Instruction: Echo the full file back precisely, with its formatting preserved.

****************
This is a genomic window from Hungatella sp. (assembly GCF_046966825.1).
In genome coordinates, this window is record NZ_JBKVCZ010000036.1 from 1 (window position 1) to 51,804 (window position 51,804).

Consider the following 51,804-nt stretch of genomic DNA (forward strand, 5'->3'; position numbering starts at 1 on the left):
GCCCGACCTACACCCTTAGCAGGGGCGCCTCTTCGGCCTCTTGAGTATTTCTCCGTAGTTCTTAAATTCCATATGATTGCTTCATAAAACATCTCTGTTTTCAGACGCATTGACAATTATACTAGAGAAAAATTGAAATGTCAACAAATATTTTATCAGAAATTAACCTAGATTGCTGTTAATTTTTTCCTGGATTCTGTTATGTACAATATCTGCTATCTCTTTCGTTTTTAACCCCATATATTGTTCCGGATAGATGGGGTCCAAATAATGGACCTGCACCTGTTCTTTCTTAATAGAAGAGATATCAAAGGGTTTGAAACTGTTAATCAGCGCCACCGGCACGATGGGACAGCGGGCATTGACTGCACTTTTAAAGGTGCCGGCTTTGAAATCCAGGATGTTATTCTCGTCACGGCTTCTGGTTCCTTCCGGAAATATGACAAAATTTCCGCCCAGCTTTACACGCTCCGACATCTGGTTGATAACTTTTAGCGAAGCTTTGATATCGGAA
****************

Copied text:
This is a genomic window from Hungatella sp. (assembly GCF_046966825.1).
In genome coordinates, this window is record NZ_JBKVCZ010000036.1 from 1 (window position 1) to 51,804 (window position 51,804).

Consider the following 51,804-nt stretch of genomic DNA (forward strand, 5'->3'; position numbering starts at 1 on the left):
GCCCGACCTACACCCTTAGCAGGGGCGCCTCTTCGGCCTCTTGAGTATTTCTCCGTAGTTCTTAAATTCCATATGATTGCTTCATAAAACATCTCTGTTTTCAGACGCATTGACAATTATACTAGAGAAAAATTGAAATGTCAACAAATATTTTATCAGAAATTAACCTAGATTGCTGTTAATTTTTTCCTGGATTCTGTTATGTACAATATCTGCTATCTCTTTCGTTTTTAACCCCATATATTGTTCCGGATAGATGGGGTCCAAATAATGGACCTGCACCTGTTCTTTCTTAATAGAAGAGATATCAAAGGGTTTGAAACTGTTAATCAGCGCCACCGGCACGATGGGACAGCGGGCATTGACTGCACTTTTAAAGGTGCCGGCTTTGAAATCCAGGATGTTATTCTCGTCACGGCTTCTGGTTCCTTCCGGAAATATGACAAAATTTCCGCCCAGCTTTACACGCTCCGACATCTGGTTGATAACTTTTAGCGAAGCTTTGATATCGGAA